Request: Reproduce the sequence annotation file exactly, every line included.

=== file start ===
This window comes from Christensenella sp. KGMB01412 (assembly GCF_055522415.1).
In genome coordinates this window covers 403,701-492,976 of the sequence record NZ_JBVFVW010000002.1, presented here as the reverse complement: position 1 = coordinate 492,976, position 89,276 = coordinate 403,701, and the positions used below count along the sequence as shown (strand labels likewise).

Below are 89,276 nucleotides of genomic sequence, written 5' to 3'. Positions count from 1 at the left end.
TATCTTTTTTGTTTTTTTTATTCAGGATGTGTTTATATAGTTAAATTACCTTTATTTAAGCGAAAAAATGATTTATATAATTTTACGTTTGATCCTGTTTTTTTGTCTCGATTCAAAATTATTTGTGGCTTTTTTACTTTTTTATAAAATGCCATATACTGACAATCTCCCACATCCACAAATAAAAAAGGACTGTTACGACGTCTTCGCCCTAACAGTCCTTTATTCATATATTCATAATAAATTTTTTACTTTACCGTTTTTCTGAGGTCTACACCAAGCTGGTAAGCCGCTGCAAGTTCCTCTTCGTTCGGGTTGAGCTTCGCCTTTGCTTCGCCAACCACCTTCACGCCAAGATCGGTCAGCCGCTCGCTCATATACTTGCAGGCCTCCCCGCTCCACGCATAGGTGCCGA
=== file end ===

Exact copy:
This window comes from Christensenella sp. KGMB01412 (assembly GCF_055522415.1).
In genome coordinates this window covers 403,701-492,976 of the sequence record NZ_JBVFVW010000002.1, presented here as the reverse complement: position 1 = coordinate 492,976, position 89,276 = coordinate 403,701, and the positions used below count along the sequence as shown (strand labels likewise).

Below are 89,276 nucleotides of genomic sequence, written 5' to 3'. Positions count from 1 at the left end.
TATCTTTTTTGTTTTTTTTATTCAGGATGTGTTTATATAGTTAAATTACCTTTATTTAAGCGAAAAAATGATTTATATAATTTTACGTTTGATCCTGTTTTTTTGTCTCGATTCAAAATTATTTGTGGCTTTTTTACTTTTTTATAAAATGCCATATACTGACAATCTCCCACATCCACAAATAAAAAAGGACTGTTACGACGTCTTCGCCCTAACAGTCCTTTATTCATATATTCATAATAAATTTTTTACTTTACCGTTTTTCTGAGGTCTACACCAAGCTGGTAAGCCGCTGCAAGTTCCTCTTCGTTCGGGTTGAGCTTCGCCTTTGCTTCGCCAACCACCTTCACGCCAAGATCGGTCAGCCGCTCGCTCATATACTTGCAGGCCTCCCCGCTCCACGCATAGGTGCCGA